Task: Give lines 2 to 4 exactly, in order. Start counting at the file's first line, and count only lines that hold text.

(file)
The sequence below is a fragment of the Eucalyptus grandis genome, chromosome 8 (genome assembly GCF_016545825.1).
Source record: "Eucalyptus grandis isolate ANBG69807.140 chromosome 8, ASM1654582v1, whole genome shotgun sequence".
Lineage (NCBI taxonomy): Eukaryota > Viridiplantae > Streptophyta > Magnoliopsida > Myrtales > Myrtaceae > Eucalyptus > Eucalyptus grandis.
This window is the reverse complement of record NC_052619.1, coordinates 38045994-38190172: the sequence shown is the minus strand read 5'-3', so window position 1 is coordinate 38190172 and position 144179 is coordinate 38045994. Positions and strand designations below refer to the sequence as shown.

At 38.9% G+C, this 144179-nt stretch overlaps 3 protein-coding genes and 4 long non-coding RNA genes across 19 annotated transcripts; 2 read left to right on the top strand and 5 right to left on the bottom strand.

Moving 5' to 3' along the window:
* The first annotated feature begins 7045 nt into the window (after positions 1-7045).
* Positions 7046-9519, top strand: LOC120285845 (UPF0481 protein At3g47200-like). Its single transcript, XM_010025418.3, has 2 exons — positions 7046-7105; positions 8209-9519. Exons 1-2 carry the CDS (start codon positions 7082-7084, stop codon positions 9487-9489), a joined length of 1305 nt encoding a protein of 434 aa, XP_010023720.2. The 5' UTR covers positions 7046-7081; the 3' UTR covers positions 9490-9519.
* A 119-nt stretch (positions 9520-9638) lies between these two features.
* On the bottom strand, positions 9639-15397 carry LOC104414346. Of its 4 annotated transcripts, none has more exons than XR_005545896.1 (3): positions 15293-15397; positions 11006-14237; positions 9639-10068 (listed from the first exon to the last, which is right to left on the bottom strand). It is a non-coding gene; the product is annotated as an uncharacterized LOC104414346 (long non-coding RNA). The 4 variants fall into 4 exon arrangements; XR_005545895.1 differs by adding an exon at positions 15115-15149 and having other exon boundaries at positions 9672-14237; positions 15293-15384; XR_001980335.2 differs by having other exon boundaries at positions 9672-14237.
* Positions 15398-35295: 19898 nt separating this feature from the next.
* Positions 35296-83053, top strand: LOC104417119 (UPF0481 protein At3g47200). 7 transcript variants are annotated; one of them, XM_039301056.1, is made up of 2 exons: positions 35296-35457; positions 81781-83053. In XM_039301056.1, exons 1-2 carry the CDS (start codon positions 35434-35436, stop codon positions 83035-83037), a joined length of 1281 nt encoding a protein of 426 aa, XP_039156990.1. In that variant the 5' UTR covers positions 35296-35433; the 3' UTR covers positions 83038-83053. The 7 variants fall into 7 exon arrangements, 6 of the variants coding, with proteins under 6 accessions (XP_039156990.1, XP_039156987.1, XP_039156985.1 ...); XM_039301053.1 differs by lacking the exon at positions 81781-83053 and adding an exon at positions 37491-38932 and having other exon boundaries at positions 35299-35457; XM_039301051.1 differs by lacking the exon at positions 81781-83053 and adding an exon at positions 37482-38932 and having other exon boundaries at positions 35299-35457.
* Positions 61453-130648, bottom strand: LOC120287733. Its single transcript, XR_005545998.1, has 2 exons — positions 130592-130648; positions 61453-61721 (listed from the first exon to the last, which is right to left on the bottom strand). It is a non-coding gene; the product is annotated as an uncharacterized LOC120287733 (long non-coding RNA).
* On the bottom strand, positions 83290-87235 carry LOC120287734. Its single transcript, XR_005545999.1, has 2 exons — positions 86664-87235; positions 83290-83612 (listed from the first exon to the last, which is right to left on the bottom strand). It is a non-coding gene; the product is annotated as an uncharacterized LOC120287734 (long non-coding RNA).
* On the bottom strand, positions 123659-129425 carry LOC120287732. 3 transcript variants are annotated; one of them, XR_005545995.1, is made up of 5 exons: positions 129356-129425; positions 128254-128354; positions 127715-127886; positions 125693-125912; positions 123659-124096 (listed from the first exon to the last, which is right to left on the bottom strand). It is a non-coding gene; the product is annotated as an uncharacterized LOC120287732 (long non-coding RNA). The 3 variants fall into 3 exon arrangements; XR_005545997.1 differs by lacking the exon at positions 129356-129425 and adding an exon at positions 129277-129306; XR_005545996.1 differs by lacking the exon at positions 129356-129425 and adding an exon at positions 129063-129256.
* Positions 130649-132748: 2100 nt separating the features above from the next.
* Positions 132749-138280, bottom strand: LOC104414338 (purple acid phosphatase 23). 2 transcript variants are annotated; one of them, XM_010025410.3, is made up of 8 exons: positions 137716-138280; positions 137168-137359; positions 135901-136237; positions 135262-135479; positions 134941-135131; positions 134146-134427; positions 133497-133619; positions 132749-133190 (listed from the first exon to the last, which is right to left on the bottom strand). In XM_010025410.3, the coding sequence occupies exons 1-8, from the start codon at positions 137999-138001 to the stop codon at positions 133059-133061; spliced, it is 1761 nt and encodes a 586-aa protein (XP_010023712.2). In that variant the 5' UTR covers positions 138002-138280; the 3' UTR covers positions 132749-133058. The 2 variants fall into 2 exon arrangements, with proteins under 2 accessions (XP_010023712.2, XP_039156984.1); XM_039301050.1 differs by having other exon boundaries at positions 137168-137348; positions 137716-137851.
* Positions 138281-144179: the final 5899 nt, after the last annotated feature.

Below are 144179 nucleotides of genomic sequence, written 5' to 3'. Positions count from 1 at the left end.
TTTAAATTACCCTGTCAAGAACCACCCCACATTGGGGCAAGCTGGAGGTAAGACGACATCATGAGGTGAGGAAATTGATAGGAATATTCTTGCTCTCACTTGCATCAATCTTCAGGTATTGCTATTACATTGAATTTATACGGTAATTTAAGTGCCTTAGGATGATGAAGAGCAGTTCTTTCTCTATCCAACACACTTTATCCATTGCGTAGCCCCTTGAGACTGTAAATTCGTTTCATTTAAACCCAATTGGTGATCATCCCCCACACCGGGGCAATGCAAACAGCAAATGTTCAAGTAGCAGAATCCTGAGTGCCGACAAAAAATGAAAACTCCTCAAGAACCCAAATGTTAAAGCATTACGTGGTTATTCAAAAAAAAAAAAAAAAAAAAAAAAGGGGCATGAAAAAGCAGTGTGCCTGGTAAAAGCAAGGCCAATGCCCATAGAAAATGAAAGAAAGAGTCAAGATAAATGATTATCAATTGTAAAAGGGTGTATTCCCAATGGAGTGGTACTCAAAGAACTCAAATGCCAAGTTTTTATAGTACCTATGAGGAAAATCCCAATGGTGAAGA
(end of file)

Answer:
Source record: "Eucalyptus grandis isolate ANBG69807.140 chromosome 8, ASM1654582v1, whole genome shotgun sequence".
Lineage (NCBI taxonomy): Eukaryota > Viridiplantae > Streptophyta > Magnoliopsida > Myrtales > Myrtaceae > Eucalyptus > Eucalyptus grandis.
This window is the reverse complement of record NC_052619.1, coordinates 38045994-38190172: the sequence shown is the minus strand read 5'-3', so window position 1 is coordinate 38190172 and position 144179 is coordinate 38045994. Positions and strand designations below refer to the sequence as shown.